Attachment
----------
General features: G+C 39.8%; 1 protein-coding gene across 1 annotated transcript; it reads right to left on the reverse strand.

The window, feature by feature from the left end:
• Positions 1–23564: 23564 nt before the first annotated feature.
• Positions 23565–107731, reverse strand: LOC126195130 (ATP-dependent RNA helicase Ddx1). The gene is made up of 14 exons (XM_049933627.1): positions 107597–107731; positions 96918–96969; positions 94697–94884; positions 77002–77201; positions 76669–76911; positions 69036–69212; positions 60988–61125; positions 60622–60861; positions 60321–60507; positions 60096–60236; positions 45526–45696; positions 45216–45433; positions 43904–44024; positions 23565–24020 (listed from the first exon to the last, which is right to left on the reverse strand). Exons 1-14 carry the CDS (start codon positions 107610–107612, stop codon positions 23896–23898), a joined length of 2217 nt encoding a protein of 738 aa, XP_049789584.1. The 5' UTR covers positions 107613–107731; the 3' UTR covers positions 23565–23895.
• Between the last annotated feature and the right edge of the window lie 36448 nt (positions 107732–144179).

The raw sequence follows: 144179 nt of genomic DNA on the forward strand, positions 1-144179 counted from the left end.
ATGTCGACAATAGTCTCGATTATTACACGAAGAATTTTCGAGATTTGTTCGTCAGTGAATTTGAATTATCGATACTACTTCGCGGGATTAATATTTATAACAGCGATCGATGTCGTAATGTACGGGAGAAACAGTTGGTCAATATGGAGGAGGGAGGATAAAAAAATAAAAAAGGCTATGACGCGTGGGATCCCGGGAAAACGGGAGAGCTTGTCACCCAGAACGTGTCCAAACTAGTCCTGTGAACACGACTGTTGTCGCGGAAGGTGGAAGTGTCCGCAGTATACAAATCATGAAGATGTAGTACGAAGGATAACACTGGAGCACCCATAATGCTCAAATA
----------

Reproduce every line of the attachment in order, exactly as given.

General features: G+C 39.8%; 1 protein-coding gene across 1 annotated transcript; it reads right to left on the reverse strand.

The window, feature by feature from the left end:
• Positions 1–23564: 23564 nt before the first annotated feature.
• Positions 23565–107731, reverse strand: LOC126195130 (ATP-dependent RNA helicase Ddx1). The gene is made up of 14 exons (XM_049933627.1): positions 107597–107731; positions 96918–96969; positions 94697–94884; positions 77002–77201; positions 76669–76911; positions 69036–69212; positions 60988–61125; positions 60622–60861; positions 60321–60507; positions 60096–60236; positions 45526–45696; positions 45216–45433; positions 43904–44024; positions 23565–24020 (listed from the first exon to the last, which is right to left on the reverse strand). Exons 1-14 carry the CDS (start codon positions 107610–107612, stop codon positions 23896–23898), a joined length of 2217 nt encoding a protein of 738 aa, XP_049789584.1. The 5' UTR covers positions 107613–107731; the 3' UTR covers positions 23565–23895.
• Between the last annotated feature and the right edge of the window lie 36448 nt (positions 107732–144179).

The raw sequence follows: 144179 nt of genomic DNA on the forward strand, positions 1-144179 counted from the left end.
ATGTCGACAATAGTCTCGATTATTACACGAAGAATTTTCGAGATTTGTTCGTCAGTGAATTTGAATTATCGATACTACTTCGCGGGATTAATATTTATAACAGCGATCGATGTCGTAATGTACGGGAGAAACAGTTGGTCAATATGGAGGAGGGAGGATAAAAAAATAAAAAAGGCTATGACGCGTGGGATCCCGGGAAAACGGGAGAGCTTGTCACCCAGAACGTGTCCAAACTAGTCCTGTGAACACGACTGTTGTCGCGGAAGGTGGAAGTGTCCGCAGTATACAAATCATGAAGATGTAGTACGAAGGATAACACTGGAGCACCCATAATGCTCAAATA